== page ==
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2.7%  Q1 GDP    4.57%  avg. 30-year mortgage     9.5%  Unemployment

New weekly jobless claims fall by 21,000, an eight-week low

UPDATED at 12:21 p.m. with impact of automakers:

The number of new jobless claims filed last week dropped by 21,000 to 454,000, the lowest number in eight weeks.

Even more promising, the number of continuing claims dropped by 224,000 to 4.4 million.

The four-week moving average of new unemployment claims, which smooths out week-to-week volatility, dropped by 1,250 to 466,000.

Note, however, that this is just a first pass at these data. We'll take a closer look at the context later today to try to figure out whether the raw numbers are as encouraging as they look or whether there are reasons for the drop in new claims that may speak to larger economic problems.

UPDATE: One of the reasons that fewer people applied for unemployment last week was U.S. automakers. The Big Three are not shutting down production as much as they typically do in July. So those workers are still in jobs.

Economists say that the economy cannot start meaningful new job creation until the number of new weekly jobless claims gets down into the low 400,000s and stays there. The weekly number has refused to budge past the mid-400s,000s.

The national unemployment rate in June was 9.5 percent. The number is down from 9.7 percent the previous month, but mostly because so many people left the labor force, not necessarily because more people got jobs.

We'll see how the markets respond to the jobs data when they open in less than an hour and find out whether Wall Street can put together a three-day rally.

By Frank Ahrens  |  July 8, 2010; 12:21 PM ET
Categories:  Data  
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Comments

Let's see, Congress dropped 1.3 million people from the unemployment rolls by simply cutting off their unemployment compensation and the "official" statistics, then, claim a 21,000 "drop" total????? That says to me that unemployment climbed dramatically in June.

Posted by: mibrooks27 | July 8, 2010 12:24 PM | Report abuse

YOu said right mibrooks27 - I have been unemployed for over two years and finding it impossiblel to get rehired due to my age which is over 65. Sorry to all the rest of you who think I can make it on Soc Sec. Impossible! I not only WANT to work, I have to work or lose my house and everything else. Had gotten a huge raise and very large bonus, highest ever, just one week to the day prior to RIF. Could not have seen that one coming.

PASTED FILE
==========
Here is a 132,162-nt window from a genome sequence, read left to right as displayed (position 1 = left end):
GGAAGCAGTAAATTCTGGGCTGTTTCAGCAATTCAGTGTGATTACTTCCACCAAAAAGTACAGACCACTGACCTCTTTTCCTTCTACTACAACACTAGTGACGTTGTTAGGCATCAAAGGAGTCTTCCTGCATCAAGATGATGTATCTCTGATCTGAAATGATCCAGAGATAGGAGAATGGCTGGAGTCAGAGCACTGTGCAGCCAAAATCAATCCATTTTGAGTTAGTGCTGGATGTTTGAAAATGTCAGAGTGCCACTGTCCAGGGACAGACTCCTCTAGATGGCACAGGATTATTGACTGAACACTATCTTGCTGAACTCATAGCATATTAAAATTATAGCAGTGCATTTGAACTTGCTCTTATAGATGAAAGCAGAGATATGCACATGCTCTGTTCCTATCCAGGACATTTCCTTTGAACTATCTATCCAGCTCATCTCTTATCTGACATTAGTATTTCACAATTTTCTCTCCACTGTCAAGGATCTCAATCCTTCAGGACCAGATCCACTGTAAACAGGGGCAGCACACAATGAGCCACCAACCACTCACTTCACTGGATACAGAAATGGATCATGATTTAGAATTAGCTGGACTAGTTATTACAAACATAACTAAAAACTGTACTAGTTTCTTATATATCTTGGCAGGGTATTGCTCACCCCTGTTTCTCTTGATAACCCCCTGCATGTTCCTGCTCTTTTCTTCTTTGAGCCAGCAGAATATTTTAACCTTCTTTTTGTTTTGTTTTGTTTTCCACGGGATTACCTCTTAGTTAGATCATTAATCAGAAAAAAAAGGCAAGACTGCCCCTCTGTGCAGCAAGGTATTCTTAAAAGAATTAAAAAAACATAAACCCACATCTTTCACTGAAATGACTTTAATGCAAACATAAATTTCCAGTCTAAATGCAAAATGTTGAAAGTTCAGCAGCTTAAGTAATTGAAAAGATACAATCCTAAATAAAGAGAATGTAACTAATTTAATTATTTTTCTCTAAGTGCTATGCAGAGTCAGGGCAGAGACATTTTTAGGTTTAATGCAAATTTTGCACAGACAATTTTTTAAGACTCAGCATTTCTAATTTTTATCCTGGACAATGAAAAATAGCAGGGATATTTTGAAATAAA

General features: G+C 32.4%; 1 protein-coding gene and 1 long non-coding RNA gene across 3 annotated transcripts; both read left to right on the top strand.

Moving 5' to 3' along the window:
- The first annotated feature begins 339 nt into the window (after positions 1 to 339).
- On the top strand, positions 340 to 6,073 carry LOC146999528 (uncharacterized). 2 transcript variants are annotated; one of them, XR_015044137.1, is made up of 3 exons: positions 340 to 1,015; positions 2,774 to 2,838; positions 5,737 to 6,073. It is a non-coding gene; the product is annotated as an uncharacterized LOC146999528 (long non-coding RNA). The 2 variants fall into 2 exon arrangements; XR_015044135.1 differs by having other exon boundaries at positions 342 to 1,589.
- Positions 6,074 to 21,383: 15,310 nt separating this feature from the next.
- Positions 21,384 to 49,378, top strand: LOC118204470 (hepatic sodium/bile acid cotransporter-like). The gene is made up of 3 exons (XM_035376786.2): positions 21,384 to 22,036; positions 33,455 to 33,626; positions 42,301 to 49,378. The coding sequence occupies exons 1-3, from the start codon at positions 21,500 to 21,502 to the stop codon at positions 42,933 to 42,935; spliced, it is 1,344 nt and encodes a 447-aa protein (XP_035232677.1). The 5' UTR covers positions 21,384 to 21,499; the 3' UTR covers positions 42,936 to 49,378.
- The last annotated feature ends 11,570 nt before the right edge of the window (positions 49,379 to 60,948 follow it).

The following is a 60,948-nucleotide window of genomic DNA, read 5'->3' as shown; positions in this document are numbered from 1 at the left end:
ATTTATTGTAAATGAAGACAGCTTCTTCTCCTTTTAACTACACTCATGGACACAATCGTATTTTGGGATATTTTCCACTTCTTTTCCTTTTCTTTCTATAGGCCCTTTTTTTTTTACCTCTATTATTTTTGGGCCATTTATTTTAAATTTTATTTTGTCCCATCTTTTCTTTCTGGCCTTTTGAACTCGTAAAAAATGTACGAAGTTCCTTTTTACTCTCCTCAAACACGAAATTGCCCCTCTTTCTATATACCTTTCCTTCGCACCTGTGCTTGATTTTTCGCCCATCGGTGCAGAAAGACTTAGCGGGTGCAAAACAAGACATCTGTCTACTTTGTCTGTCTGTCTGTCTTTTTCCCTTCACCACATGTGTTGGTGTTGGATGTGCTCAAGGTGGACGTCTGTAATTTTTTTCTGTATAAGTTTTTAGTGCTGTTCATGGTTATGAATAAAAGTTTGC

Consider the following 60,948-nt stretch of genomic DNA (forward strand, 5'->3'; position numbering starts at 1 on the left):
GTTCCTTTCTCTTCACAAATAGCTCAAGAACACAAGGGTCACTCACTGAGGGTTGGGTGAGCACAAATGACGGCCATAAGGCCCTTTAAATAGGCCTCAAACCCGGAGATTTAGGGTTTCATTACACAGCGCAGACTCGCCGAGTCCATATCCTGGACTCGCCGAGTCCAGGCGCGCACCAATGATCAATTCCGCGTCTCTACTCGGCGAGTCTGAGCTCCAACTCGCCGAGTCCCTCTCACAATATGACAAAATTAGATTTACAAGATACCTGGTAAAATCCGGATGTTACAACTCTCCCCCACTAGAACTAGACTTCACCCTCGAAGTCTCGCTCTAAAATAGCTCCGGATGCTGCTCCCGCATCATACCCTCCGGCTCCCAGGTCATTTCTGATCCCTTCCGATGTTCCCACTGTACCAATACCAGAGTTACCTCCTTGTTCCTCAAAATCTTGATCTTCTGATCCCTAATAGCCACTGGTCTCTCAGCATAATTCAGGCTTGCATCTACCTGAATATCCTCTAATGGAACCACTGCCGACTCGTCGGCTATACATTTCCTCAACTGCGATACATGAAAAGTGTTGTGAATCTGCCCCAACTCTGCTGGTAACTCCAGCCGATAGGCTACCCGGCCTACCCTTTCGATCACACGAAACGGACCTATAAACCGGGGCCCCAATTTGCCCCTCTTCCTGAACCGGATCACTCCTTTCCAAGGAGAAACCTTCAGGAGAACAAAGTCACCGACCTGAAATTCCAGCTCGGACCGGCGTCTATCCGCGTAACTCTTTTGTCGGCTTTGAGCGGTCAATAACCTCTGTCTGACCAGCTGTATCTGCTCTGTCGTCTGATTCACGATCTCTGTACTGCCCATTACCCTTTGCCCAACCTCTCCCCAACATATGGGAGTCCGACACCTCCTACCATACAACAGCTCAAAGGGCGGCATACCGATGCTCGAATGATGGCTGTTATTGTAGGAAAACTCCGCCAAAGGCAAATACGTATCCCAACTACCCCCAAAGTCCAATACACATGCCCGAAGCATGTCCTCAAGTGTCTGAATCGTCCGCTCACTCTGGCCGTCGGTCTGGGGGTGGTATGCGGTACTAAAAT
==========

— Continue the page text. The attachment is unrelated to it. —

Posted by: nana1ellen | July 8, 2010 12:33 PM | Report abuse

These numbers are about as bogus as all get out and I wish I knew where they came from as clearly, they can't be counting all of the folks who have been out of work for an extended period of time and/or who no longer qualify for unemployment benefits. So much is being made about the government's potential extension of jobless benefits and our inability to pay for it. People, employers pay this tax to the government for each employee and paid this tax for all of the folks who have gotten riffed in the past 18 months. Like social security, even when benefits are extended such as they are now, they are funded by the unemployment insurance premiums being paid on current employees. Like the age old story of the lack of a salt budget in winter, did the government just spend the money on something else, leaving the unemployed without?

Posted by: sassafrasnewport | July 11, 2010 8:18 PM | Report abuse

These numbers are about as bogus as all get out and I wish I knew where they came from as clearly, they can't be counting all of the folks who have been out of work for an extended period of time and/or who no longer qualify for unemployment benefits. So much is being made about the government's potential extension of jobless benefits and our inability to pay for it. People, employers pay this tax to the government for each employee and paid this tax for all of the folks who have gotten riffed in the past 18 months. Like social security, even when benefits are extended such as they are now, they are funded by the unemployment insurance premiums being paid on current employees. Like the age old story of the lack of a salt budget in winter, did the government just spend the money on something else, leaving the unemployed without the insurance paid on their behalf?

Posted by: sassafrasnewport | July 11, 2010 8:19 PM | Report abuse

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